Common Law Marriage
Long-term cohabitation has become increasingly common in New Jersey, as more couples choose to wait longer to marry or not marry at all. When couples in committed and long-term relationships hold themselves out as married, it is often referred to as common law marriage. New Jersey law, however, does not provide for common law marriage, nor does the law afford these couples the same protection as couples in a legally valid marriage. Bergen County family law lawyer Brian D. Iton has guided individuals in a wide range of matters related to divorce and other domestic issues. He can answer any questions you may have regarding common law marriage and your legal rights.Common Law Marriage in New Jersey
A common law marriage is one in which the parties hold themselves out as married to the public, share a household, and otherwise act as a married couple without a marriage license or ceremony. Common law marriage can be intentional or unintentional, and it includes situations in which the couple did not have a legal or religious service performed, did not register that ceremony with the state, or did not get a marriage license.
New Jersey eliminated common law marriage in 1939, and therefore couples cannot establish a common law marriage under current state law. This means that the divorce statutes that provide for spousal support and the equitable distribution of property will not apply to unmarried couples that are separating. Furthermore, many other protections afforded to married couples, such as government assistance, pensions, insurance, and other benefits, may not apply to an unmarried couple. New Jersey, however, will recognize an out-of-state common law marriage if it meets that state’s requirements for a valid common law marriage.
There may be some protections for unmarried, separating cohabitants in certain circumstances under New Jersey law. These are typically decided in a court of equity. “Palimony,” for example, is financial support that one ex–partner pays to the other after their long-term, non-marital relationship ends. Before 2010, palimony was recognized and awarded by New Jersey courts fairly regularly. Subsequent changes to the statute of frauds, the law that identifies which kinds of agreements must be in writing, have restricted these payments.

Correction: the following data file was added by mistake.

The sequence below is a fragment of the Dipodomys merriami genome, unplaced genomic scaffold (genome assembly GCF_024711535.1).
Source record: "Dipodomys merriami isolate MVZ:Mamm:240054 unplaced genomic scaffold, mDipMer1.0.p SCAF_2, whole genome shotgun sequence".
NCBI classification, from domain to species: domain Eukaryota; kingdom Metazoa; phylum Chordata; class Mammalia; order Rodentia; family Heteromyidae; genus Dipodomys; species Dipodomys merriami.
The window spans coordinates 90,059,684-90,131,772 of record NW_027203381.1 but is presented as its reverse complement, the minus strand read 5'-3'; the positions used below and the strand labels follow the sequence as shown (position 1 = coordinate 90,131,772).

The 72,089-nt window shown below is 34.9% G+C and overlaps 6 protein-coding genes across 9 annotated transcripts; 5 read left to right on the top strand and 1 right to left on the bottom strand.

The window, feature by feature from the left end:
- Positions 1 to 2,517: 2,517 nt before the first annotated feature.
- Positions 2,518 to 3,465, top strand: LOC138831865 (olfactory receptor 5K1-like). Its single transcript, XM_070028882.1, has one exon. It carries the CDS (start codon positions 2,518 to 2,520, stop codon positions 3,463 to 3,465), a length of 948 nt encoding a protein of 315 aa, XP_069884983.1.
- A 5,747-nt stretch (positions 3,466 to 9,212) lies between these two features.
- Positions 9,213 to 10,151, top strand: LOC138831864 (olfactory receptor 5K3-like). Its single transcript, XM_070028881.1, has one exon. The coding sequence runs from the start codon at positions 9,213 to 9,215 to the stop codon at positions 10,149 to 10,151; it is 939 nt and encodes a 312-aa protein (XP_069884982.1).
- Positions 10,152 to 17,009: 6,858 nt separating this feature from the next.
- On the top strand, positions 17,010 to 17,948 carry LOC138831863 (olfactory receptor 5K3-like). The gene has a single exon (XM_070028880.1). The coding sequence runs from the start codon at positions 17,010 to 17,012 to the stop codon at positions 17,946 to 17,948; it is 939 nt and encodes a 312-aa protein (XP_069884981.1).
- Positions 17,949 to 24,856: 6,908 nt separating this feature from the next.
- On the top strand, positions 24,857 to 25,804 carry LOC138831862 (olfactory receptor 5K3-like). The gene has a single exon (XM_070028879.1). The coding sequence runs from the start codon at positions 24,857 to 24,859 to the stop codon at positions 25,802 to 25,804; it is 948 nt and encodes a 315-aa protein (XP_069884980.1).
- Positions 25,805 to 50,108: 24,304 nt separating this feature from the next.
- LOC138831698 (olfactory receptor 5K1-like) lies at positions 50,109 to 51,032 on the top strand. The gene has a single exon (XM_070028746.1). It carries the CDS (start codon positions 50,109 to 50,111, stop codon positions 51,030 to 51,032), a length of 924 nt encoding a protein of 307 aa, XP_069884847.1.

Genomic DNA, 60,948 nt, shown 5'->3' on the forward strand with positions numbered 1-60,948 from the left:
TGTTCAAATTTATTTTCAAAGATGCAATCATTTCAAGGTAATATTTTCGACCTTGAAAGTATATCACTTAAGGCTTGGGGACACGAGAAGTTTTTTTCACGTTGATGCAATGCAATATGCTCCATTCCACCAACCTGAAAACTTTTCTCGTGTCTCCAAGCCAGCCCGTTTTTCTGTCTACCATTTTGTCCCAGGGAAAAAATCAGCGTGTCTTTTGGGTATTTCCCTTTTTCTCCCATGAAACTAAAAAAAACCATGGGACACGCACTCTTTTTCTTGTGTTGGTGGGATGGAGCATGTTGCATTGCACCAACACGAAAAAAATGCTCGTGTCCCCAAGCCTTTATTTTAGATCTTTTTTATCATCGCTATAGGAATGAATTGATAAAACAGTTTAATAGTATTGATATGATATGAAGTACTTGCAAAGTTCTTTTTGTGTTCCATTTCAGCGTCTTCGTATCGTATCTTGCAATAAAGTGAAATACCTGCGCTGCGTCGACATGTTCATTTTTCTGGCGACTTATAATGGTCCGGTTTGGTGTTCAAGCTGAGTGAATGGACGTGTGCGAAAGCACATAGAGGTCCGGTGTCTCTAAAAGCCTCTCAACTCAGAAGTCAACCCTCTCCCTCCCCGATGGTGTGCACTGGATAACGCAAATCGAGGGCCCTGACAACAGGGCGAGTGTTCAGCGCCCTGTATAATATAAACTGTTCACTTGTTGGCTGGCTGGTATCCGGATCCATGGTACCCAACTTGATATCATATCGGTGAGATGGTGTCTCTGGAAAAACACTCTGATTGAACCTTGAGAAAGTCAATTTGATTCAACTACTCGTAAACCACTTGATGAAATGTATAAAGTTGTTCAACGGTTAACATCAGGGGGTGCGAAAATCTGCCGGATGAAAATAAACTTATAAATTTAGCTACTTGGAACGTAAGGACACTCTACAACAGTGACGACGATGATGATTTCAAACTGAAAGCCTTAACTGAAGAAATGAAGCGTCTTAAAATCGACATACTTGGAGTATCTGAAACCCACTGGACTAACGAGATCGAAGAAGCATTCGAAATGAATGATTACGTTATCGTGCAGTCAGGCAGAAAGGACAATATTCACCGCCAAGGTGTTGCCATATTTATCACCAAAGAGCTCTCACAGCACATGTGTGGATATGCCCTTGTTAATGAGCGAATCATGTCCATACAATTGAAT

Under the current law, an agreement to pay palimony will only be enforced by the court if it is in writing and signed by the person promising to make the payments, and both parties have received independent legal advice from separate counsel. Separating unmarried couples may also bring a claim in court for the division of property, although the court typically will base its decision on principles of equity instead of the divorce statutes, and it will have wide discretion.
In many cases, cohabitating couples may wish to enter into written agreements during their relationship, which can dictate the separation of assets, the distribution of property, or financial support in the event of a separation. An attorney can assist in drafting such agreements, as well as providing legal advice to his or her client.Discuss a Family Law Matter With a Bergen County Lawyer
Due to the developing case law in this area, discussing your concerns with an experienced divorce attorney may be beneficial in determining your legal options. Bergen County family law attorney Brian D. Iton has represented individuals in New Jersey divorce proceedings and other matters for over 20 years. He can advise people in communities throughout Bergen, Passaic, Essex, and Hudson Counties, including in Hackensack, Paterson, Jersey City, and Newark. Contact the Law Office of Brian D. Iton at (844) 431-3380 or through our online form to schedule a free consultation.